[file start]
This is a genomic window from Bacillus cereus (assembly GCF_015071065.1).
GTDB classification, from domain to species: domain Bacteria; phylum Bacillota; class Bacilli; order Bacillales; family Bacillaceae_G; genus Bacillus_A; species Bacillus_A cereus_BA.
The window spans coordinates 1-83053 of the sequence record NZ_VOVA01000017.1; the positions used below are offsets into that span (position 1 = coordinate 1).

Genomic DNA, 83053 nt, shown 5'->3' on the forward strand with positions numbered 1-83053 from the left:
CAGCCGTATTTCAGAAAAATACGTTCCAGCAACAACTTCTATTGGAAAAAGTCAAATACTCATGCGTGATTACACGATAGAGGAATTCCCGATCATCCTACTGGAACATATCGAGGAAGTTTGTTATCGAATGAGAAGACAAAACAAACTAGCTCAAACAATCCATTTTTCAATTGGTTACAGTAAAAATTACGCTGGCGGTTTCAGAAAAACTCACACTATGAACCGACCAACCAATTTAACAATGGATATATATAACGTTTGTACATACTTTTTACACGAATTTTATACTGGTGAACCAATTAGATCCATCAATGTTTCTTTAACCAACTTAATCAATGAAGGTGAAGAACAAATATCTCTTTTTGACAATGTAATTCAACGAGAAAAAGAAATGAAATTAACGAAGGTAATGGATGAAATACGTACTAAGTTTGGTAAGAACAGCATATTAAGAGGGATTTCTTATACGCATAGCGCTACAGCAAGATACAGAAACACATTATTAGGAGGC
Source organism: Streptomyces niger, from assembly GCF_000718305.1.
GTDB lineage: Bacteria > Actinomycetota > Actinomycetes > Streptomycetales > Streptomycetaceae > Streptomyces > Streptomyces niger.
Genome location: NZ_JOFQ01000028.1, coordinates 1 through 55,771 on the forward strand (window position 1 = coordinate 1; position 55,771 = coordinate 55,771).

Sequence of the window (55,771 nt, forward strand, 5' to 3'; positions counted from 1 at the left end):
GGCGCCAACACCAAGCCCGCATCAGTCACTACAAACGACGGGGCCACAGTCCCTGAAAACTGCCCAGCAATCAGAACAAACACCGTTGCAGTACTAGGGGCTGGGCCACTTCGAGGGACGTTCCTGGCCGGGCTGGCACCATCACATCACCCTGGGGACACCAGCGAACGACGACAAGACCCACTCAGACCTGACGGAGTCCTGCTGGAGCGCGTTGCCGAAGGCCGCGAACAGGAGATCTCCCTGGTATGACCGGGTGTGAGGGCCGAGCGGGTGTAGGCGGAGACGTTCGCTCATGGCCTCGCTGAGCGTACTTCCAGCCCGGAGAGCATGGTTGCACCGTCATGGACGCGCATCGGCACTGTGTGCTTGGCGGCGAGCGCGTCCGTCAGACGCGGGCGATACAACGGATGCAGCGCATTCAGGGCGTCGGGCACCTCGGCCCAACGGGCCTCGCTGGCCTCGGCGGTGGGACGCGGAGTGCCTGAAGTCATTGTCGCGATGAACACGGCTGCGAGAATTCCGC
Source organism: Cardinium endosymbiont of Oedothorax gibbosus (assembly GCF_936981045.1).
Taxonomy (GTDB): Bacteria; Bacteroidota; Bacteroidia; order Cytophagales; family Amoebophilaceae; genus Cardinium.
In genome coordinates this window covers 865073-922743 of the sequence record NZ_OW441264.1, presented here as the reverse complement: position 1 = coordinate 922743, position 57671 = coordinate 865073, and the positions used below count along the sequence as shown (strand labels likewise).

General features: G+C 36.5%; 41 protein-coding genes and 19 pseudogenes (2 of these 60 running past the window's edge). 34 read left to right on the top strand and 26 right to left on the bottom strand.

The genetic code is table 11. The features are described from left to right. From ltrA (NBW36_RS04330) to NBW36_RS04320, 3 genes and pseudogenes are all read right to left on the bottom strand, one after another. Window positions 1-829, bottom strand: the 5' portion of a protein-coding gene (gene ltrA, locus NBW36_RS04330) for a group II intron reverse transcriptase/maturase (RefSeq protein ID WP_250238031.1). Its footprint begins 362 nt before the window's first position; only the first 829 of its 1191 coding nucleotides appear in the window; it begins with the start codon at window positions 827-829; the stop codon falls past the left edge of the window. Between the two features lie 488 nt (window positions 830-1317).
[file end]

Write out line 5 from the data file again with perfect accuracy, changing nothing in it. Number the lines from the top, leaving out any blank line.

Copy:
CAGCCGTATTTCAGAAAAATACGTTCCAGCAACAACTTCTATTGGAAAAAGTCAAATACTCATGCGTGATTACACGATAGAGGAATTCCCGATCATCCTACTGGAACATATCGAGGAAGTTTGTTATCGAATGAGAAGACAAAACAAACTAGCTCAAACAATCCATTTTTCAATTGGTTACAGTAAAAATTACGCTGGCGGTTTCAGAAAAACTCACACTATGAACCGACCAACCAATTTAACAATGGATATATATAACGTTTGTACATACTTTTTACACGAATTTTATACTGGTGAACCAATTAGATCCATCAATGTTTCTTTAACCAACTTAATCAATGAAGGTGAAGAACAAATATCTCTTTTTGACAATGTAATTCAACGAGAAAAAGAAATGAAATTAACGAAGGTAATGGATGAAATACGTACTAAGTTTGGTAAGAACAGCATATTAAGAGGGATTTCTTATACGCATAGCGCTACAGCAAGATACAGAAACACATTATTAGGAGGC